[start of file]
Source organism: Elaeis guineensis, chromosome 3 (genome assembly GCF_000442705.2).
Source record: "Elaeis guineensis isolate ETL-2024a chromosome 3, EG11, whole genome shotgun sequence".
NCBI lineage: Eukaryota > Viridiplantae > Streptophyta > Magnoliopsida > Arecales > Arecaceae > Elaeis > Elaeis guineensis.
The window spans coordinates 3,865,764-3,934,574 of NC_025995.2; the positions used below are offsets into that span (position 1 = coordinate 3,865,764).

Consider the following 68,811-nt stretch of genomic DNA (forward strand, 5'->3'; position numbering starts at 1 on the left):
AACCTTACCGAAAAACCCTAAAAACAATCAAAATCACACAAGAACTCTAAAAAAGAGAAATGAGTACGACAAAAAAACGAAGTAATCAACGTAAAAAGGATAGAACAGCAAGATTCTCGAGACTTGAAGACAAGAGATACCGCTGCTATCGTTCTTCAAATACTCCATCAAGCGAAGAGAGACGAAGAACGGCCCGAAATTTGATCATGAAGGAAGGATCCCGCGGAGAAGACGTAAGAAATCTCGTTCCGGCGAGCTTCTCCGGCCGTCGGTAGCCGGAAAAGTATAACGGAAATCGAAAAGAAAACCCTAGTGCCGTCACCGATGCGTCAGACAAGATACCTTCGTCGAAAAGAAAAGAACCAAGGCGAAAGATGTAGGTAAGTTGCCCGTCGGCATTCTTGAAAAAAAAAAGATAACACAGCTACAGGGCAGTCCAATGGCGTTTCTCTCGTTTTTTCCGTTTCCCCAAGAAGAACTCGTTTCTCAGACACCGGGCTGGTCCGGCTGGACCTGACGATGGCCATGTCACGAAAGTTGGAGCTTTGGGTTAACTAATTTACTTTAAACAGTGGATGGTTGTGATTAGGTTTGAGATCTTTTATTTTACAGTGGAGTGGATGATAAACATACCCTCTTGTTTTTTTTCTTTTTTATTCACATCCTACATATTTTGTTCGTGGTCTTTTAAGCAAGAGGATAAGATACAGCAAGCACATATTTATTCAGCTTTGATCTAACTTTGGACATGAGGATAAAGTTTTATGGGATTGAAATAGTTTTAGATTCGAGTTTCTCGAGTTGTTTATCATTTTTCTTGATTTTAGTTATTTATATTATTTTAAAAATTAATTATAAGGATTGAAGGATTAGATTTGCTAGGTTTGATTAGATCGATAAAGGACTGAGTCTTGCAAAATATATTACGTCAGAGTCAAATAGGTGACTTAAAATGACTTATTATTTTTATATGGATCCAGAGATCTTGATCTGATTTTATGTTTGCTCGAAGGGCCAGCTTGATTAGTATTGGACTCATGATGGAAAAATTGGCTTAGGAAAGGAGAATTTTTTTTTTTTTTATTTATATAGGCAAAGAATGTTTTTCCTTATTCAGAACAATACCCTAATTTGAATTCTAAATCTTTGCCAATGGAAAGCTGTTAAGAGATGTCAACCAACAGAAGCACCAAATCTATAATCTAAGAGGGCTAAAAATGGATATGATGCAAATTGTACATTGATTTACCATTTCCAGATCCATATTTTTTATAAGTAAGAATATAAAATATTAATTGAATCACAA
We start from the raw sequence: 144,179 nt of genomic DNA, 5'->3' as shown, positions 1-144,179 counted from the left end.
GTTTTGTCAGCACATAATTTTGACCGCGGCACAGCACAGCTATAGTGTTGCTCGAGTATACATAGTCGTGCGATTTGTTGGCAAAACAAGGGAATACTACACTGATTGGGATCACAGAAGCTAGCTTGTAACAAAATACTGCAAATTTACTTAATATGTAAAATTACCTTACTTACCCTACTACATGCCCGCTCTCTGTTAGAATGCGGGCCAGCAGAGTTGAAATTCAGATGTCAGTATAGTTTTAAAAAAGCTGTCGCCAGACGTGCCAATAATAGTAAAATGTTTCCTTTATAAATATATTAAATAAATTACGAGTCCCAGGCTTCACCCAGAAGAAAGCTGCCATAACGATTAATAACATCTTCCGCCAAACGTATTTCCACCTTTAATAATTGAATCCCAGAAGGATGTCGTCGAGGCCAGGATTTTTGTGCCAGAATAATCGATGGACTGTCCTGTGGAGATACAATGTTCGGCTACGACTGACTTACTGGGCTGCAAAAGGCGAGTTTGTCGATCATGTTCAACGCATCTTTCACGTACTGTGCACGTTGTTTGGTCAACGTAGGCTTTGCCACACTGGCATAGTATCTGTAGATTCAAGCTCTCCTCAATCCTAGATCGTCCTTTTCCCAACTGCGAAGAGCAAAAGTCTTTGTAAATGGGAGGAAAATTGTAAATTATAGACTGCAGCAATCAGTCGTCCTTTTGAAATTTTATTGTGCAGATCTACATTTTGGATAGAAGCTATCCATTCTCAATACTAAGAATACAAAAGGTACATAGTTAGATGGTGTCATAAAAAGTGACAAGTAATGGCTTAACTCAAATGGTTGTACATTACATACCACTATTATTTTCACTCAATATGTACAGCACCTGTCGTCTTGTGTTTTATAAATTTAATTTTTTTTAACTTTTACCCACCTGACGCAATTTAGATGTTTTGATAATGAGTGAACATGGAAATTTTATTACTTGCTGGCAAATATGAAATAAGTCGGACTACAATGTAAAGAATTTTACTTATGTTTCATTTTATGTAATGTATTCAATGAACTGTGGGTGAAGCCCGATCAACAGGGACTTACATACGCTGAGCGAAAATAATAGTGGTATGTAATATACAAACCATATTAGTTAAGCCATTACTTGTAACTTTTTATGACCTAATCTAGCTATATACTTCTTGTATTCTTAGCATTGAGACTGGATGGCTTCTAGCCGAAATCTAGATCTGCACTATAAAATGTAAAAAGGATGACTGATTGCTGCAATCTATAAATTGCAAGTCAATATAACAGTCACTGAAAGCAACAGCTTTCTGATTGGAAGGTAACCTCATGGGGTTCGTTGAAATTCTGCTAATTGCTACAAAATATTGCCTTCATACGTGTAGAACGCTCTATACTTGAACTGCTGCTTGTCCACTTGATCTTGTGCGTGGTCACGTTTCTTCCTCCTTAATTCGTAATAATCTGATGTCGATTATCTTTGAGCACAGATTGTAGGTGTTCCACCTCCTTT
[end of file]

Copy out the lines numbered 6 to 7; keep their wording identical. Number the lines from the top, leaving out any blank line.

AACCTTACCGAAAAACCCTAAAAACAATCAAAATCACACAAGAACTCTAAAAAAGAGAAATGAGTACGACAAAAAAACGAAGTAATCAACGTAAAAAGGATAGAACAGCAAGATTCTCGAGACTTGAAGACAAGAGATACCGCTGCTATCGTTCTTCAAATACTCCATCAAGCGAAGAGAGACGAAGAACGGCCCGAAATTTGATCATGAAGGAAGGATCCCGCGGAGAAGACGTAAGAAATCTCGTTCCGGCGAGCTTCTCCGGCCGTCGGTAGCCGGAAAAGTATAACGGAAATCGAAAAGAAAACCCTAGTGCCGTCACCGATGCGTCAGACAAGATACCTTCGTCGAAAAGAAAAGAACCAAGGCGAAAGATGTAGGTAAGTTGCCCGTCGGCATTCTTGAAAAAAAAAAGATAACACAGCTACAGGGCAGTCCAATGGCGTTTCTCTCGTTTTTTCCGTTTCCCCAAGAAGAACTCGTTTCTCAGACACCGGGCTGGTCCGGCTGGACCTGACGATGGCCATGTCACGAAAGTTGGAGCTTTGGGTTAACTAATTTACTTTAAACAGTGGATGGTTGTGATTAGGTTTGAGATCTTTTATTTTACAGTGGAGTGGATGATAAACATACCCTCTTGTTTTTTTTCTTTTTTATTCACATCCTACATATTTTGTTCGTGGTCTTTTAAGCAAGAGGATAAGATACAGCAAGCACATATTTATTCAGCTTTGATCTAACTTTGGACATGAGGATAAAGTTTTATGGGATTGAAATAGTTTTAGATTCGAGTTTCTCGAGTTGTTTATCATTTTTCTTGATTTTAGTTATTTATATTATTTTAAAAATTAATTATAAGGATTGAAGGATTAGATTTGCTAGGTTTGATTAGATCGATAAAGGACTGAGTCTTGCAAAATATATTACGTCAGAGTCAAATAGGTGACTTAAAATGACTTATTATTTTTATATGGATCCAGAGATCTTGATCTGATTTTATGTTTGCTCGAAGGGCCAGCTTGATTAGTATTGGACTCATGATGGAAAAATTGGCTTAGGAAAGGAGAATTTTTTTTTTTTTTATTTATATAGGCAAAGAATGTTTTTCCTTATTCAGAACAATACCCTAATTTGAATTCTAAATCTTTGCCAATGGAAAGCTGTTAAGAGATGTCAACCAACAGAAGCACCAAATCTATAATCTAAGAGGGCTAAAAATGGATATGATGCAAATTGTACATTGATTTACCATTTCCAGATCCATATTTTTTATAAGTAAGAATATAAAATATTAATTGAATCACAA
We start from the raw sequence: 144,179 nt of genomic DNA, 5'->3' as shown, positions 1-144,179 counted from the left end.